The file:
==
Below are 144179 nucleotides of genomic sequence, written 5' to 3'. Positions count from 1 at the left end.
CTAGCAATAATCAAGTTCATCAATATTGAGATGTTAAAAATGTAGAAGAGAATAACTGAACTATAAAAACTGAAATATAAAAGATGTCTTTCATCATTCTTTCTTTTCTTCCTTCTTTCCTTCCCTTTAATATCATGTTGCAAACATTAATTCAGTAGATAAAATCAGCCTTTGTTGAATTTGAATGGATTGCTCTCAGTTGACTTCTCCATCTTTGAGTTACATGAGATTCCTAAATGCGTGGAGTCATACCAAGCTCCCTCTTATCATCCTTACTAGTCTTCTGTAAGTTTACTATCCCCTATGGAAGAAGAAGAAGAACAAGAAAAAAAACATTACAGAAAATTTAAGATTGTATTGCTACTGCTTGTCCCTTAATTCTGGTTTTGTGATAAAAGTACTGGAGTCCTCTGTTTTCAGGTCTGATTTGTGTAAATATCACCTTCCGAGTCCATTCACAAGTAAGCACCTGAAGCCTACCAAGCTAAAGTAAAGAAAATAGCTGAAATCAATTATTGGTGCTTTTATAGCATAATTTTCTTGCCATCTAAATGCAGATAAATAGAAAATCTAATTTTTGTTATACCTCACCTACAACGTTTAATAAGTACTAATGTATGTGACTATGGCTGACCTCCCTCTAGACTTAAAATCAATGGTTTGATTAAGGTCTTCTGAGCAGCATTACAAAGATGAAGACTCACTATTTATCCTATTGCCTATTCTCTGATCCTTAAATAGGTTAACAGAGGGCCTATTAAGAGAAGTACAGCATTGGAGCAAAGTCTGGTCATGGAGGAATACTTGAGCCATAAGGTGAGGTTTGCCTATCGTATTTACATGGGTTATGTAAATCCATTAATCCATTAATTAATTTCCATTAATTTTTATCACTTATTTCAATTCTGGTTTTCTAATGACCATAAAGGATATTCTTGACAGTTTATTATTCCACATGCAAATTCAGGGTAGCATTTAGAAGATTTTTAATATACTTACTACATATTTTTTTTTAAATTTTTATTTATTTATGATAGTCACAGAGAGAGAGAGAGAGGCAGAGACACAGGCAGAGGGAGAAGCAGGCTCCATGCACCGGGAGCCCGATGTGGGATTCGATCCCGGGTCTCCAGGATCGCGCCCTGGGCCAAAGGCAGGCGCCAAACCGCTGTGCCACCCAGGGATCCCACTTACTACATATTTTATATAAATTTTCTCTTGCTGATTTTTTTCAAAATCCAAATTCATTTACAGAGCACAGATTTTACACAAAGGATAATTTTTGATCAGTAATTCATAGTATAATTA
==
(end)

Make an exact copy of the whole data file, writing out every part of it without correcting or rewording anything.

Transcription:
Below are 144179 nucleotides of genomic sequence, written 5' to 3'. Positions count from 1 at the left end.
CTAGCAATAATCAAGTTCATCAATATTGAGATGTTAAAAATGTAGAAGAGAATAACTGAACTATAAAAACTGAAATATAAAAGATGTCTTTCATCATTCTTTCTTTTCTTCCTTCTTTCCTTCCCTTTAATATCATGTTGCAAACATTAATTCAGTAGATAAAATCAGCCTTTGTTGAATTTGAATGGATTGCTCTCAGTTGACTTCTCCATCTTTGAGTTACATGAGATTCCTAAATGCGTGGAGTCATACCAAGCTCCCTCTTATCATCCTTACTAGTCTTCTGTAAGTTTACTATCCCCTATGGAAGAAGAAGAAGAACAAGAAAAAAAACATTACAGAAAATTTAAGATTGTATTGCTACTGCTTGTCCCTTAATTCTGGTTTTGTGATAAAAGTACTGGAGTCCTCTGTTTTCAGGTCTGATTTGTGTAAATATCACCTTCCGAGTCCATTCACAAGTAAGCACCTGAAGCCTACCAAGCTAAAGTAAAGAAAATAGCTGAAATCAATTATTGGTGCTTTTATAGCATAATTTTCTTGCCATCTAAATGCAGATAAATAGAAAATCTAATTTTTGTTATACCTCACCTACAACGTTTAATAAGTACTAATGTATGTGACTATGGCTGACCTCCCTCTAGACTTAAAATCAATGGTTTGATTAAGGTCTTCTGAGCAGCATTACAAAGATGAAGACTCACTATTTATCCTATTGCCTATTCTCTGATCCTTAAATAGGTTAACAGAGGGCCTATTAAGAGAAGTACAGCATTGGAGCAAAGTCTGGTCATGGAGGAATACTTGAGCCATAAGGTGAGGTTTGCCTATCGTATTTACATGGGTTATGTAAATCCATTAATCCATTAATTAATTTCCATTAATTTTTATCACTTATTTCAATTCTGGTTTTCTAATGACCATAAAGGATATTCTTGACAGTTTATTATTCCACATGCAAATTCAGGGTAGCATTTAGAAGATTTTTAATATACTTACTACATATTTTTTTTTAAATTTTTATTTATTTATGATAGTCACAGAGAGAGAGAGAGAGGCAGAGACACAGGCAGAGGGAGAAGCAGGCTCCATGCACCGGGAGCCCGATGTGGGATTCGATCCCGGGTCTCCAGGATCGCGCCCTGGGCCAAAGGCAGGCGCCAAACCGCTGTGCCACCCAGGGATCCCACTTACTACATATTTTATATAAATTTTCTCTTGCTGATTTTTTTCAAAATCCAAATTCATTTACAGAGCACAGATTTTACACAAAGGATAATTTTTGATCAGTAATTCATAGTATAATTA